Señor Pedro Montt to Mr. Blaine .

[Translation.]

Sir: I have brought to the knowledge of my Government the report contained in official documents, recently published in Washington, in relation to the lamentable event which took place in Valparaiso on the 16th of October last, between sailors of the Baltimore and Chilean seamen and stevedores.

My Government, being desirous to remove any cause which might disturb the good relations of the United States and Chile, has directed me to state to you that the report in question is open to the charge of inaccuracy in some essential particulars, and that the Government of Chile will make a complete statement of the facts so soon as the judicial investigation upon which it must be based shall have been concluded, as I had the honor to say to you in the interview which you were pleased to grant me on the 9th instant.

Immediately upon the occurrence of the lamentable events of Valparaiso, which my Government has deeply deplored, there was set on foot the judicial investigation provided by the laws for the prosecution and punishment of those who might be found culpable. Official notification of the progress of this investigation was received by the commander of the Baltimore on the 22d of October, by a note addressed to him by the intendente of Valparaiso; and on the 27th of October the minister of foreign relations of Chile, in a note to the minister plenipotentiary of the United States at Santiago, announced to him that so soon as the investigation should reach a final term the result thereof would be brought to his knowledge.

The judicial proceedings have not yet been completed. It has been necessary to take the testimony of numerous persons, among whom are the selfsame sailors of the Baltimore, and to adopt various measures to procure expert evidence, since the affair is not a simple matter of police, but involves a grave criminal case, in which men have been killed and wounded. The appearance of the sailors of the Baltimore, for example, was delayed for sometime, and up to the present time the evidence which was asked of the minister plenipotentiary of the United States at Santiago on the 9th of November has not been furnished.

My Government cherishes the assurance that the Government of the United States can not behold in the observance of the formalities fixed by the laws in respect to judicial matters, and in the solicitude with which the Chilean authorities are investigating occurrences in which some deaths are involved and which may entail capital punishment, anything save the fulfillment of the duty which is incumbent upon them to administer enlightened and upright justice.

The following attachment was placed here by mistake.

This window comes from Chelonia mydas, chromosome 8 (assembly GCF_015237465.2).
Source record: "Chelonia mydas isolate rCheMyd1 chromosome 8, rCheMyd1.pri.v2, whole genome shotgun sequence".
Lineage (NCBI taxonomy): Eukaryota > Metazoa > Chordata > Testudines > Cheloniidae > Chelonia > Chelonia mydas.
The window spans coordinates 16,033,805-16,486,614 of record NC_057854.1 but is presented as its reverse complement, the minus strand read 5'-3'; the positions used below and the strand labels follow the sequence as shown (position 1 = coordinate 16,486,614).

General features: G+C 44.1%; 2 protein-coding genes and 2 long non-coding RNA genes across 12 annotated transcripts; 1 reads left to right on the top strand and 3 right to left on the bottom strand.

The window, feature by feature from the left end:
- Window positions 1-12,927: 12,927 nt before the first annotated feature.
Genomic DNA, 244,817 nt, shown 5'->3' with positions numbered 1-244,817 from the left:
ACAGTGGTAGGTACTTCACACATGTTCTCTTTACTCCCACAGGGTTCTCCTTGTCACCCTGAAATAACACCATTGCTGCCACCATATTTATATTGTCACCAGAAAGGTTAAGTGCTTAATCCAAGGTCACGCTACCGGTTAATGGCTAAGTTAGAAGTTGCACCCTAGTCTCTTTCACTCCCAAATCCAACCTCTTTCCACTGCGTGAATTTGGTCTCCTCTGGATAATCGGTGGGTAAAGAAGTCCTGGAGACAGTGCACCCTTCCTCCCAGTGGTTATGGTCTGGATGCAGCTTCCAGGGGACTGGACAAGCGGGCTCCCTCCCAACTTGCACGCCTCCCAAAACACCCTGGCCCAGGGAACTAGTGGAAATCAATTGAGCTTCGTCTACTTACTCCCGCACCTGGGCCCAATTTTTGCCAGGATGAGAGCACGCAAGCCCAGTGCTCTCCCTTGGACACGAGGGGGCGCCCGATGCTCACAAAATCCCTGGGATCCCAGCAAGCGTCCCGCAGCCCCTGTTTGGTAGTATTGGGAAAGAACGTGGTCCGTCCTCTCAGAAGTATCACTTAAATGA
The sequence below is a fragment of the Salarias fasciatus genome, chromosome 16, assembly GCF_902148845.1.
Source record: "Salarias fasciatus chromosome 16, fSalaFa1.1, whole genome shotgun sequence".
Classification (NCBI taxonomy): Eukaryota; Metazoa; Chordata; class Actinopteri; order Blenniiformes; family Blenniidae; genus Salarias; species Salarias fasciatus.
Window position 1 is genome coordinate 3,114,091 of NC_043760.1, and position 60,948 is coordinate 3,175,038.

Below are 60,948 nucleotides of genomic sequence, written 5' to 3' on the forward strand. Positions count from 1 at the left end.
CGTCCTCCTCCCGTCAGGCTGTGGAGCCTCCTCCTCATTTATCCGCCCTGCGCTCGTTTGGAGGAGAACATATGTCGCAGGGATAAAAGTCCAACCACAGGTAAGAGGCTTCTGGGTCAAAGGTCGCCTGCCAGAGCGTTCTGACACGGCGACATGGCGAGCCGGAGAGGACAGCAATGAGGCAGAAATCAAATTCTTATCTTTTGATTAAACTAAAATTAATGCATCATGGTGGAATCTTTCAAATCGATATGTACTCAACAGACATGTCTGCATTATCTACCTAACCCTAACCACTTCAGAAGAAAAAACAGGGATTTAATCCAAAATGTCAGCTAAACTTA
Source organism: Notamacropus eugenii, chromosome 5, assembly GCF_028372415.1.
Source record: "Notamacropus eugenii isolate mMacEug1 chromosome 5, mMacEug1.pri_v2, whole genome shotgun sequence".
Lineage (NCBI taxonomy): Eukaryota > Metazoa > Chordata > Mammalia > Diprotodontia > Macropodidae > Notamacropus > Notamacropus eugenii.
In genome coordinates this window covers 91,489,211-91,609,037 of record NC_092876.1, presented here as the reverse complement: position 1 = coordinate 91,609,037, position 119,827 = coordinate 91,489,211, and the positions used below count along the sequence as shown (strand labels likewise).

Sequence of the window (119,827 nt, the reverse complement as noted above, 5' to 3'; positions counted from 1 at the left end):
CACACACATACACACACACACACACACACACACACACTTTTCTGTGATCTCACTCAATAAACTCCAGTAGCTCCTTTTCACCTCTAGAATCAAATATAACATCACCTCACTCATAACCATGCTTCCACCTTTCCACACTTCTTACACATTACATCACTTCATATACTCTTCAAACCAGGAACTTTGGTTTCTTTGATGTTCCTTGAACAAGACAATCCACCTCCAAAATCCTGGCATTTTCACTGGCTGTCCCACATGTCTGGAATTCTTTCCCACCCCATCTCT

Events like those which took place in Valparaiso on the 16th of October are not rare in ports visited by sailors of diverse nationalities, and there are no grounds whatever for attributing to the affair of Valparaiso any motive offensive to the United States.

If the result of the judicial investigation shall show the culpability of Chilean citizens, the Government of the United States may rest assured that they will be punished conformably to the laws. And, if the investigation should show responsibility on the part of the sailors of the Baltimore, my Government entertains the conviction that the Government of the United States would not wish them to go unpunished. [Page 326] The repression of crimes is a social interest of high importance, whatever the nationality of the guilty parties or of the victims.

With sentiments of the most distinguished consideration, I subscribe myself,

Your very faithful servant,

Pedro Montt.

On the 14th of December Señor Montt left with Mr. Blaine a copy of inclosure to his note of December 19.

The following translations of notes from Señor Matta were delivered to Mr. Blaine by Señor Montt on the 16th of December, together with inclosures B, D, E, and F to his note of December 19, 1891:

[Translation.]

No. 557.]

Santiago, October 19, 1891.

Having been informed of the conflict which took place in your city between the mariners of the United States cruiser Baltimore and some of the national seamen, I beg that as soon as the proper testimony has been taken you will inform this department, so that it may be prepared for any diplomatic representations.

Respectfully,

M. A. Matta.

Witnessed:
A. Bascuñan M.

The Intendente of Valparaiso.

[Translation.]
No. 614.]

I received yesterday, in this ministry, the telegram and the report relative to the deplorable affair of the 16th, for both of which I am much obliged; new information and data are expected to-day, when the matter will be in condition to be telegraphed to Washington and to Paris.

Respectfully,

M. A. Matta.

Witnessed:
A. Bascuñan M.

The Intendente of Valparaiso.